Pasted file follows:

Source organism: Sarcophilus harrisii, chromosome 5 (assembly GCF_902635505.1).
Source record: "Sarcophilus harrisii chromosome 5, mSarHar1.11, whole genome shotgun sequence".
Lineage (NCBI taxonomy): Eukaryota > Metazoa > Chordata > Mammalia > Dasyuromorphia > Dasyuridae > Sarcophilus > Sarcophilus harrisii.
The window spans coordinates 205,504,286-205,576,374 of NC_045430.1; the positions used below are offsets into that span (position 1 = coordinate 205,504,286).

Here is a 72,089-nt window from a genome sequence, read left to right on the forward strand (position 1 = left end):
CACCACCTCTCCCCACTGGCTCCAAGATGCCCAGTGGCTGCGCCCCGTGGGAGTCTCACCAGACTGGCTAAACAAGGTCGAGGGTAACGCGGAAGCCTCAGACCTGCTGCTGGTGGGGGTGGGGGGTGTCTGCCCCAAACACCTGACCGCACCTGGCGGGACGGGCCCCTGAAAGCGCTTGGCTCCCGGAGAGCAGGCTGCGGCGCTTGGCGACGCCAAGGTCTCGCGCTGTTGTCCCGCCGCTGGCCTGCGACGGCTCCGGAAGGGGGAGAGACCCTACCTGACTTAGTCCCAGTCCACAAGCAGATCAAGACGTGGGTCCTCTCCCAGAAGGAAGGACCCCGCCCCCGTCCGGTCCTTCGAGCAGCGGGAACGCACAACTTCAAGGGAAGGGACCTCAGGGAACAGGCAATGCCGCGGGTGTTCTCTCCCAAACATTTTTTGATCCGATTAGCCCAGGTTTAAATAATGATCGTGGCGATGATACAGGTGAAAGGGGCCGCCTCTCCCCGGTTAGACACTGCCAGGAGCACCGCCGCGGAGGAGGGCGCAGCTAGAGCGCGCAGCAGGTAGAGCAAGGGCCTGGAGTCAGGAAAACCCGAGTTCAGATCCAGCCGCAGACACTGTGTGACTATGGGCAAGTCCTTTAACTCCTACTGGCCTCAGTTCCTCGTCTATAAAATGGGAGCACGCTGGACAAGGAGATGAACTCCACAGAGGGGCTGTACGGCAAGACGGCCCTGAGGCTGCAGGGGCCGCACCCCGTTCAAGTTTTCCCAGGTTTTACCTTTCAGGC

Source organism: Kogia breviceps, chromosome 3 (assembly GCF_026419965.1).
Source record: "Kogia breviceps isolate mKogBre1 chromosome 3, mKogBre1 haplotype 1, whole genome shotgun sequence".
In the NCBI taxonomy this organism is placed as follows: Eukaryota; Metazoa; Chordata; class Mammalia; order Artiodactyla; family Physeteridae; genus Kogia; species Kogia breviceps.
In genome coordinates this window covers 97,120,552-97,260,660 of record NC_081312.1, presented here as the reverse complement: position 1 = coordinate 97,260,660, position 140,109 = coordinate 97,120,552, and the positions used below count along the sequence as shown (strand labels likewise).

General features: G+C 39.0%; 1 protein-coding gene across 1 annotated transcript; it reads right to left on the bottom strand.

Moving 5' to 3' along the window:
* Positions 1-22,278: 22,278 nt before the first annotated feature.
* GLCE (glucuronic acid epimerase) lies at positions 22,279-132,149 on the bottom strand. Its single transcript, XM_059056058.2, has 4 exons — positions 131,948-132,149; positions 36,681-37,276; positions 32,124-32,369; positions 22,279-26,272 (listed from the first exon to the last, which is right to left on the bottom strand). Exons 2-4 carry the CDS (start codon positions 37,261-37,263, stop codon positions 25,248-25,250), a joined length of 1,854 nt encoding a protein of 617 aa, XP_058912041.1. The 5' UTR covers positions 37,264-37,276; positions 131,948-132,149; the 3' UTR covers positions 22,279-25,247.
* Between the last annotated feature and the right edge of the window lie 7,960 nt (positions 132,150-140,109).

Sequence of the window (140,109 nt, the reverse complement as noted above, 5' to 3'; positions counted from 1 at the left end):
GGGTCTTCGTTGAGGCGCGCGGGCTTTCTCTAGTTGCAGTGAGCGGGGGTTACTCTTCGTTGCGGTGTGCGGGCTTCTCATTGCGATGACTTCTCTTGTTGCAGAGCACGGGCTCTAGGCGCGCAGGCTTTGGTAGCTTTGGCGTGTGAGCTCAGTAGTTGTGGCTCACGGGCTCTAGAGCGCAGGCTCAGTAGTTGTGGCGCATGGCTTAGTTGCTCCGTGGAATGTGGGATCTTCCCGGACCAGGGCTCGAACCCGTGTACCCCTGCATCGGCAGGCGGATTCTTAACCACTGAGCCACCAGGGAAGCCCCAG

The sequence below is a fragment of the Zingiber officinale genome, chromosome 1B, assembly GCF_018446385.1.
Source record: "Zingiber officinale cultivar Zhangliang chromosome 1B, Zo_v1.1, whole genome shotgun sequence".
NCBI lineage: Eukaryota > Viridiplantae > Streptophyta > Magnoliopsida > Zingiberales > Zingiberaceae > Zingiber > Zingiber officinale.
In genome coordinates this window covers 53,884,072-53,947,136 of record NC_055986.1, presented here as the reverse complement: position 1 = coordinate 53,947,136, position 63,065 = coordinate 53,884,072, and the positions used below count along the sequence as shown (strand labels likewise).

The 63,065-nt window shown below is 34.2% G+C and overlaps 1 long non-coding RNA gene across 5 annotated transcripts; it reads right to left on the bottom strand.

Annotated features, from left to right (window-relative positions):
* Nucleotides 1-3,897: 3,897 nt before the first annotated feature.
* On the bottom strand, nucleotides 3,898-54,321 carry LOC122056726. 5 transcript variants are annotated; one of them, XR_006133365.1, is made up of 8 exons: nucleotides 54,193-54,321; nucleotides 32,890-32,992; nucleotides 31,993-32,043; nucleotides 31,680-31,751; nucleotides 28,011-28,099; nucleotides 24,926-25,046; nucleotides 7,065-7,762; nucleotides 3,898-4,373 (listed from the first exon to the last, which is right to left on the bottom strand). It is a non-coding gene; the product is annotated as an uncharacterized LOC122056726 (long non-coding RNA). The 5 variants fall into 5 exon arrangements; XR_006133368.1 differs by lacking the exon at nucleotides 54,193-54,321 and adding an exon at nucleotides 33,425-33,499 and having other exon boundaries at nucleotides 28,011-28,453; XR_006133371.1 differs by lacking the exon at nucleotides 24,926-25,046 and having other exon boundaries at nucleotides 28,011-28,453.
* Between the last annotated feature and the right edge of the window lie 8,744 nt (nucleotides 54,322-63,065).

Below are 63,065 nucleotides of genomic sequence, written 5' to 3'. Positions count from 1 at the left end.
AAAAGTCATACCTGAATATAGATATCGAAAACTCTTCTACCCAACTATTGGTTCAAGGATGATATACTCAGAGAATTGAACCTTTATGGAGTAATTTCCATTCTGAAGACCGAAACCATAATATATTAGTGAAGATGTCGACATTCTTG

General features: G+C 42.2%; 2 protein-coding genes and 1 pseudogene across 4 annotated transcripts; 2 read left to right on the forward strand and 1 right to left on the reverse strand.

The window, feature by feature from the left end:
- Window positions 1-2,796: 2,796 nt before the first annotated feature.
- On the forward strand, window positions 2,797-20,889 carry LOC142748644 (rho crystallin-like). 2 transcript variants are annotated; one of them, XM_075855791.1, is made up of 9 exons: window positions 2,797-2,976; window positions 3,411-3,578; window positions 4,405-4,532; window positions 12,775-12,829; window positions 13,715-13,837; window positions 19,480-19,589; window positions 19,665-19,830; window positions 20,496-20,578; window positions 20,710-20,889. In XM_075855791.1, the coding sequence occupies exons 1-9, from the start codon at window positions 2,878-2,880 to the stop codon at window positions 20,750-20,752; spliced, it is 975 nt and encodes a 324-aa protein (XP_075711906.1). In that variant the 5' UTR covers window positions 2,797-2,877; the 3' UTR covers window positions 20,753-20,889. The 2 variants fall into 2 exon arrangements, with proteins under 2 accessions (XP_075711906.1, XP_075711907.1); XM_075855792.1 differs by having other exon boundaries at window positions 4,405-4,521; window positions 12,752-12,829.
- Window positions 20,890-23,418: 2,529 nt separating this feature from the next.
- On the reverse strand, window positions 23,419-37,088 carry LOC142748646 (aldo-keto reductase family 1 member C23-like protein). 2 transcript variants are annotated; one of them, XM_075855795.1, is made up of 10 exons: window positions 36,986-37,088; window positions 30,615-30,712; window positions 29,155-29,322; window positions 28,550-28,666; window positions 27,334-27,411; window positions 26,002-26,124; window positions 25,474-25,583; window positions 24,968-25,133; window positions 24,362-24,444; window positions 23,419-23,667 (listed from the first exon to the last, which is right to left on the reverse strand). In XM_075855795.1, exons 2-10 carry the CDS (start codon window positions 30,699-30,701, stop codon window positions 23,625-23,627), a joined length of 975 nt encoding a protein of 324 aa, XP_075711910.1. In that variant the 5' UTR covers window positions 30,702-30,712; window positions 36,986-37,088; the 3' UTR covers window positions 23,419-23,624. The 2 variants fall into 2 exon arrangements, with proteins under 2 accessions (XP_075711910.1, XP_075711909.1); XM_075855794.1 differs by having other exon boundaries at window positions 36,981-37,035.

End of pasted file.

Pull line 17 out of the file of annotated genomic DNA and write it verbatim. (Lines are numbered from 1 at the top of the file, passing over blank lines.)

GGGTCTTCGTTGAGGCGCGCGGGCTTTCTCTAGTTGCAGTGAGCGGGGGTTACTCTTCGTTGCGGTGTGCGGGCTTCTCATTGCGATGACTTCTCTTGTTGCAGAGCACGGGCTCTAGGCGCGCAGGCTTTGGTAGCTTTGGCGTGTGAGCTCAGTAGTTGTGGCTCACGGGCTCTAGAGCGCAGGCTCAGTAGTTGTGGCGCATGGCTTAGTTGCTCCGTGGAATGTGGGATCTTCCCGGACCAGGGCTCGAACCCGTGTACCCCTGCATCGGCAGGCGGATTCTTAACCACTGAGCCACCAGGGAAGCCCCAG